Striving for “perfection”


When I was in my childhood years, I was a very care-free person. I loved playing and fooling around. I would never do my homework, in fact what I would do is simply just pass up my notebook for marking without having even attempted on the question. And no, it wasn’t because I didn’t understand the question or that I didn’t know how to do it. I never did it because I was just plain and simple lazy. My notebooks would often come back with either a “SEE ME!” stamp on the corner of the page or a big red Question Mark.  I gotta admit I did feel bad sometimes about having to shamefully explain myself over the question mark. What was even more shameful was the teacher having to make an appointment with Mum to discuss my performance.

In my mid teenage years, this came to a resounding stop with Ms. Chew. She taught me Math tuition and I still remember clearly passing up to her my first homework. Because the lessons were two times a week Tuesdays and Fridays, you would pass up your assigned homework on Friday and get it back on Tuesday. I’ll never forget my 2nd time at her class. She didn’t want me to come anymore. She was appalled by my lack of discipline and concentration that I had given for that homework assignment.  What would follow a painful-fire-refining process, by the time I left high school, I became engrossed in being committed in everything I did, and this bore results as I graduated from university with flying colours. 

I continued applying my zeal for perfection at the workplace, beginning at Big Blue Corp. However quickly I realized that the rules had change. Perfection was no longer getting a 100% on your math assignment, it was no longer getting a “Excellent” remark on your term paper.  The stakes were much higher now, and much to my painful discovery, more subjective.

I struggled early on in my career to strive for perfection. I realized how well you did in your work was no longer how well you did in your work, rather it was how well you lived up to people’s expectations. The game had changed, while your efforts were counted for and measured, the teacher was no longer objective in his or her assessment. If you met all your goals and objectives, you were deemed as competent or average. To get an “Excellent” on your report card, you needed to do a whole lot of things,  one of which included ass-kissing which I strongly opposed to from the beginning of my career. True, I may have not been the supervisor’s pet, but I still had my integrity in-check and that’s all that mattered (still does!) to me.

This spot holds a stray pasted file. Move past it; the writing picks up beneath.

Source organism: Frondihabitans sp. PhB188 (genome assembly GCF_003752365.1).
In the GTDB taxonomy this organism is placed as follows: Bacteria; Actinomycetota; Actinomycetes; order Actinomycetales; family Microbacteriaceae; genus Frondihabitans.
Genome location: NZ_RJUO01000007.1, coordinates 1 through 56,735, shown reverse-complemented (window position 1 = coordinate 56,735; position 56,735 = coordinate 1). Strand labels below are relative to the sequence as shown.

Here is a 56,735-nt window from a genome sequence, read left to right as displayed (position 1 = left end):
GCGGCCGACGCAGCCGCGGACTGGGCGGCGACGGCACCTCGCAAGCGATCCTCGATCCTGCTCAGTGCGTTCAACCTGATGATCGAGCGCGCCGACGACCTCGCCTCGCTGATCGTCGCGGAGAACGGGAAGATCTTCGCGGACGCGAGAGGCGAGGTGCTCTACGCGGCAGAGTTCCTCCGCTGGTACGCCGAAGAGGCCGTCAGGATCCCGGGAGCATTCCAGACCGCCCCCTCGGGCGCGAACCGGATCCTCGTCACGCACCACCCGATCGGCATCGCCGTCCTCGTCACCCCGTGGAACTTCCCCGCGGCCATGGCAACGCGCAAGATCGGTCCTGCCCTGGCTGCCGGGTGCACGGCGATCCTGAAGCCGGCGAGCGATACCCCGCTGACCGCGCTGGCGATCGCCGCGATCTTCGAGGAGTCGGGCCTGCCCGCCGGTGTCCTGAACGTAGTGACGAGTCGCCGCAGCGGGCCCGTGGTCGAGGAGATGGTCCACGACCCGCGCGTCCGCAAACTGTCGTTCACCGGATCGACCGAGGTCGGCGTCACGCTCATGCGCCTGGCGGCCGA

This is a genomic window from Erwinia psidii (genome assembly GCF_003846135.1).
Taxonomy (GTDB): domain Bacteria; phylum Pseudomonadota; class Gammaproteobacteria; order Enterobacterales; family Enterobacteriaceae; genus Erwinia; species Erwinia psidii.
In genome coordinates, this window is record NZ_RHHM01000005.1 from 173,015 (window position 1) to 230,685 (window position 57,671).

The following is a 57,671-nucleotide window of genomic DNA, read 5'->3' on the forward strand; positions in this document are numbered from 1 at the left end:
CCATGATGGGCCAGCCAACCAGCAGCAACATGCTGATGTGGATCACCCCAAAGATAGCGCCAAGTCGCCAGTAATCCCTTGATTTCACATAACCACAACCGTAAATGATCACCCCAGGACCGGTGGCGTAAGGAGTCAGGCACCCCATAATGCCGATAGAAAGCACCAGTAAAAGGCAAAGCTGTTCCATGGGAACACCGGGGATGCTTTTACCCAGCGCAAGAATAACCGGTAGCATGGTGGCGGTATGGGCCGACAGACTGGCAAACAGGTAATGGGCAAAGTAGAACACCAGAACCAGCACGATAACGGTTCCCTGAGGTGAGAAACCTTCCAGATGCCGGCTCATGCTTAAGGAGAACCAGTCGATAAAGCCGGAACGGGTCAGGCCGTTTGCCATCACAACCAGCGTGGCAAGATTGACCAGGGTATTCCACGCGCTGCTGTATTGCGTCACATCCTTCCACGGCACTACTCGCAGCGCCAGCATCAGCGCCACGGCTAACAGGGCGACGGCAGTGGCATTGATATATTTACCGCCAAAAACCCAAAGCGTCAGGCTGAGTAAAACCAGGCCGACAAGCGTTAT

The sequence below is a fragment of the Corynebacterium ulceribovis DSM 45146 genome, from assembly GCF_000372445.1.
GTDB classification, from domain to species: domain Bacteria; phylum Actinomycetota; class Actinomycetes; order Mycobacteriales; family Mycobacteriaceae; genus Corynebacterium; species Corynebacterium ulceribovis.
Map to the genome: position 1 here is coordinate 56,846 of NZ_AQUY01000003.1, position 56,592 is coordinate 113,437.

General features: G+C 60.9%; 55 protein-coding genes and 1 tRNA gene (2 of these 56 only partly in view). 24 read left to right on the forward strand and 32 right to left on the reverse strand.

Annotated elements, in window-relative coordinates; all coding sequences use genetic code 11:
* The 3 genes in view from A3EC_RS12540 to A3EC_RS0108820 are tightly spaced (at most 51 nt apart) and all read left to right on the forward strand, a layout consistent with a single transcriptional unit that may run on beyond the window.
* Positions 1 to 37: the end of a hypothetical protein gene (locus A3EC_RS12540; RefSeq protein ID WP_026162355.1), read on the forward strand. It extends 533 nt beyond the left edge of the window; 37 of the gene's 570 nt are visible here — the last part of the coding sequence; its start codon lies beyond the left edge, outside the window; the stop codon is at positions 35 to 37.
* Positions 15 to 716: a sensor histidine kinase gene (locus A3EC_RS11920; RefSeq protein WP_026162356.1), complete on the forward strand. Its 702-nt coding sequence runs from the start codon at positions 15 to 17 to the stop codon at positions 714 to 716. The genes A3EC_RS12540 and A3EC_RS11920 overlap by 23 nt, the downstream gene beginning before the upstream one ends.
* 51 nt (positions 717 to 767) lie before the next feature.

It took me a long time, possibly 8-10 months into my career for me to fully understand that I can’t strive for perfection at my workplace. And I’m not saying this to demotivate myself from giving a 100% effort or making up excuses to cut myself some slack. (Considering my background where I was considered an “anal” person during my university days for being strict and unfortunately dominant during project teams). Believe you me, I’ve tried to aim for perfection at the workplace, and I’ve found it hard to do so for a couple of reasons, namely because everyone has his or her own standards of perfection, and that standard varies from mood to mood, season to season. 

I’ve found myself feeling worse as I tried my very best to live up and conform to people’s set expectations, and at the end of the day, I found that the loser in this whole picture is me. Often time, my dedication and hard work goes unnoticed (and no I’m not tried to patronize myself here), my willingness to push and commit to deadlines are often treated as a norm. 

So what? This is your job, you were supposed to deliver it, I don’t care if you stayed up all night working on it, you were supposed to deliver it and if you did, well what do you expect from me? A standing ovation?

Yes, sadly that’s how some supervisors and management think. I hate the fact that sometimes the corporation can be so inhuman as to even fail to recognize the simple efforts that some of us lower employees do.

To be outstanding, you need to go above and beyond! 

Well maybe for some who are obviously more smarter than I am, wayy more hardworking than I am, and wayy more thick-skinned than I am when it comes to ass-kissing, maybe these bunch of guys can go to the top and they often do! These are the guys who are recognized for their hard work and political savyness . While I applaud them and sometimes am envious of them, I often think…. “I work to live, not live to work”.

Honestly, I sometimes think that the cost of striving for perfection, especially in the working world, it isn’t worth so much.

I love the advise a senior manager once gave to us new hires at my new job.

“Don’t try to be a hero and be outstanding; learn the basics first, be comfortable and just concentrate on doing your work now, don’t worry about being the best of the best; there will come a time for you to be outstanding, and when it comes, make full use of it”. 

Now that’s smart practical advise coming from a senior manager who genuinely cares for you! 


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  • Where I come from, if you meet your work targets, you get to keep your job. Took me a while to appreciate that there is perfection at the workplace. Its just not your version. Perfection is what your immediate supervisor says it is.

  • There is no such thing as perfection in my Advisor’s eyes. Whatever we (her grad students) do, there are always ways to do it better, and quicker.

    I guess I am being trained, in a way, to be very critical of my work and performance. I tend to stretch myself beyond what others call the normal limit, sometimes my boyfriend thinks my Advisor owns my life.




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